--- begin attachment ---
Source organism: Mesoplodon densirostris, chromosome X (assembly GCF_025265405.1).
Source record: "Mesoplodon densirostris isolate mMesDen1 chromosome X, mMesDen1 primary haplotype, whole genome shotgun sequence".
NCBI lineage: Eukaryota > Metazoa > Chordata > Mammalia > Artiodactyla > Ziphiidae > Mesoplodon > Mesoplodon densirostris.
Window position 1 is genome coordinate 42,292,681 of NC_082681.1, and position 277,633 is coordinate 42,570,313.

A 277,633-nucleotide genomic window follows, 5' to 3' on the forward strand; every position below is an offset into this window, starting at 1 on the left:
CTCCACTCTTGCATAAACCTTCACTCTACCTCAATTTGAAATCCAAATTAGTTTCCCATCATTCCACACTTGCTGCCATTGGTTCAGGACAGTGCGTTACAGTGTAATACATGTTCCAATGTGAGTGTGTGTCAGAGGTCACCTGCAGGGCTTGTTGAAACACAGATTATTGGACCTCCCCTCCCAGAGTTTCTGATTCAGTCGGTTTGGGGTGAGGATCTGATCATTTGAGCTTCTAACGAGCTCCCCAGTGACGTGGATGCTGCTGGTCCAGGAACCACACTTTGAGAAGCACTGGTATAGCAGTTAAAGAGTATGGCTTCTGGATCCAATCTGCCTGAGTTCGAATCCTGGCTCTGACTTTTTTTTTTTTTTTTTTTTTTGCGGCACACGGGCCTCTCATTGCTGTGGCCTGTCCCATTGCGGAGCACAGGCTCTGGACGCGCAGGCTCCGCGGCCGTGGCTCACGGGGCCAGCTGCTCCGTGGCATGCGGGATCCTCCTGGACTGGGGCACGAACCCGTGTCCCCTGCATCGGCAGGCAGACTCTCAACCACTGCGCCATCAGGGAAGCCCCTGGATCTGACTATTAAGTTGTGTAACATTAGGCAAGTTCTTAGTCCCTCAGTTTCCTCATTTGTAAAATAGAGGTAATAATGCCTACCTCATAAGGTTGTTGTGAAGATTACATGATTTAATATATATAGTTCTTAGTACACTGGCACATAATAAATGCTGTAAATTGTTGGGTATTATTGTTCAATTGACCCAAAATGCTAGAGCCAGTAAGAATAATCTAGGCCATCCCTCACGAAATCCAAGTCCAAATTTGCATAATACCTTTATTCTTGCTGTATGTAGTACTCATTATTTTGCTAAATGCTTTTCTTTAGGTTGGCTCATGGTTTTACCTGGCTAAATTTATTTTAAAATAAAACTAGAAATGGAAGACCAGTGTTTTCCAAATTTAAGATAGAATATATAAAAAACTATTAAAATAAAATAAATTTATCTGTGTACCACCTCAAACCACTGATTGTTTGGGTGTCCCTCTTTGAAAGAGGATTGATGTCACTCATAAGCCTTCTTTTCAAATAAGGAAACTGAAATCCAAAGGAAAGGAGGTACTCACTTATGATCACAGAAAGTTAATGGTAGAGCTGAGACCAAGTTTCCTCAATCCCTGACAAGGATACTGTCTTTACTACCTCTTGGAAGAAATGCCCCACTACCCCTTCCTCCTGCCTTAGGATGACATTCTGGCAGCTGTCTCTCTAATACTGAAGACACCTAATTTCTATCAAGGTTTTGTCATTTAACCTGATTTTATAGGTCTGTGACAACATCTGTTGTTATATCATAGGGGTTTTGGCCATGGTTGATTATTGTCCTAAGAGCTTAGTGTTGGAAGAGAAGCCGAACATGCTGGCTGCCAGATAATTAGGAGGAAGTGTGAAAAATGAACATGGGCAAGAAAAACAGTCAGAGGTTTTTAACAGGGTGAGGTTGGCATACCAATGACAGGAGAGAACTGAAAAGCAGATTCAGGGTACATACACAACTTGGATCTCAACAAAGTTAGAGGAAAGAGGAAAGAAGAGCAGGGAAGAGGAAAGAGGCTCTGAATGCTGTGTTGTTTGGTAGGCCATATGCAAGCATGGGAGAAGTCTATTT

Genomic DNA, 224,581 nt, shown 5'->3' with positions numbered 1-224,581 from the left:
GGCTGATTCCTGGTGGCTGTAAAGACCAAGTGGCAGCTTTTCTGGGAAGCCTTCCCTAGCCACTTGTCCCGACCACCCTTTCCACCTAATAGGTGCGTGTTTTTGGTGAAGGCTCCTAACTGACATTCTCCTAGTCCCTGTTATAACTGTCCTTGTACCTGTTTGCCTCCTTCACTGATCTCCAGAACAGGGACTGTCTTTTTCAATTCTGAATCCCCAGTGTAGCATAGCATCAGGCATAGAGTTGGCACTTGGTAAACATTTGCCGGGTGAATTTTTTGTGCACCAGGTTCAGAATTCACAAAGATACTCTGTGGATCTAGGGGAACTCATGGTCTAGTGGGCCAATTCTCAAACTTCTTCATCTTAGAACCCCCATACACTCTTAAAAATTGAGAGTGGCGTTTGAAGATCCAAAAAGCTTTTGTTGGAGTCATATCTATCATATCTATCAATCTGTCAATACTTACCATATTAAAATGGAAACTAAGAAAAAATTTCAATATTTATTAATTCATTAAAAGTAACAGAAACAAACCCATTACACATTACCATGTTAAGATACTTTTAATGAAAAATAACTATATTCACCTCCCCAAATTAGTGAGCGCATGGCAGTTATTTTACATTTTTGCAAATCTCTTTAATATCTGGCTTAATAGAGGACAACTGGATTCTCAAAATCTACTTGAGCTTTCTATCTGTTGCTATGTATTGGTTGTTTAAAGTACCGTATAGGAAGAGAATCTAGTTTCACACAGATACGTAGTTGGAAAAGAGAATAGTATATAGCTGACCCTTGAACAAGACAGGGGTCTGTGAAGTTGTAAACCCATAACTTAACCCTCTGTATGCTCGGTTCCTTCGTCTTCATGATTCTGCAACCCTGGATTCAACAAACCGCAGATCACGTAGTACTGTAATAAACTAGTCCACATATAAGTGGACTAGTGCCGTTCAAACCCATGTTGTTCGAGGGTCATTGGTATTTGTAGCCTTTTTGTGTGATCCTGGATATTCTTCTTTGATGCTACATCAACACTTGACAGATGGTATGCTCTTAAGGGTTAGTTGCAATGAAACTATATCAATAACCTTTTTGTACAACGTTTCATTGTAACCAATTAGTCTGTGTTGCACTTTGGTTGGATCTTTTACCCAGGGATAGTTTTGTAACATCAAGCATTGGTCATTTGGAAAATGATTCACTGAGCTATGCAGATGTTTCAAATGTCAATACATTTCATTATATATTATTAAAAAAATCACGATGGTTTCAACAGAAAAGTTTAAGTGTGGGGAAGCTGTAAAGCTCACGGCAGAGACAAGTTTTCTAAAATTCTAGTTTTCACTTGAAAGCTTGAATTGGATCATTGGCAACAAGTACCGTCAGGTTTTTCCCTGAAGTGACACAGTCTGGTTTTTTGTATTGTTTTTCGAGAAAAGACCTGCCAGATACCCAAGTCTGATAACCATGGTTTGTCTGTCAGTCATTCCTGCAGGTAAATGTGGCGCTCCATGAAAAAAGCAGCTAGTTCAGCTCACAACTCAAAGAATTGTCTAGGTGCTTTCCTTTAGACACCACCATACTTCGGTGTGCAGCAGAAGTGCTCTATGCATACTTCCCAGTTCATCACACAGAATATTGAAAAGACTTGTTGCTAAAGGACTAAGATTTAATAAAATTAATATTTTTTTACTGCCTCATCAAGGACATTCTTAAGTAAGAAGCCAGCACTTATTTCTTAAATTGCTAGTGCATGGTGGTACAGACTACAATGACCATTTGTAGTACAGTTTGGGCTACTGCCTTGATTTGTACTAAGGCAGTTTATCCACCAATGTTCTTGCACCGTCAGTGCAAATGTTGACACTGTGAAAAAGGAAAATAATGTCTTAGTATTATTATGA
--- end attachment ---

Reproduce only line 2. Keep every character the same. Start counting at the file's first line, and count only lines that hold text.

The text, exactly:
Source record: "Mesoplodon densirostris isolate mMesDen1 chromosome X, mMesDen1 primary haplotype, whole genome shotgun sequence".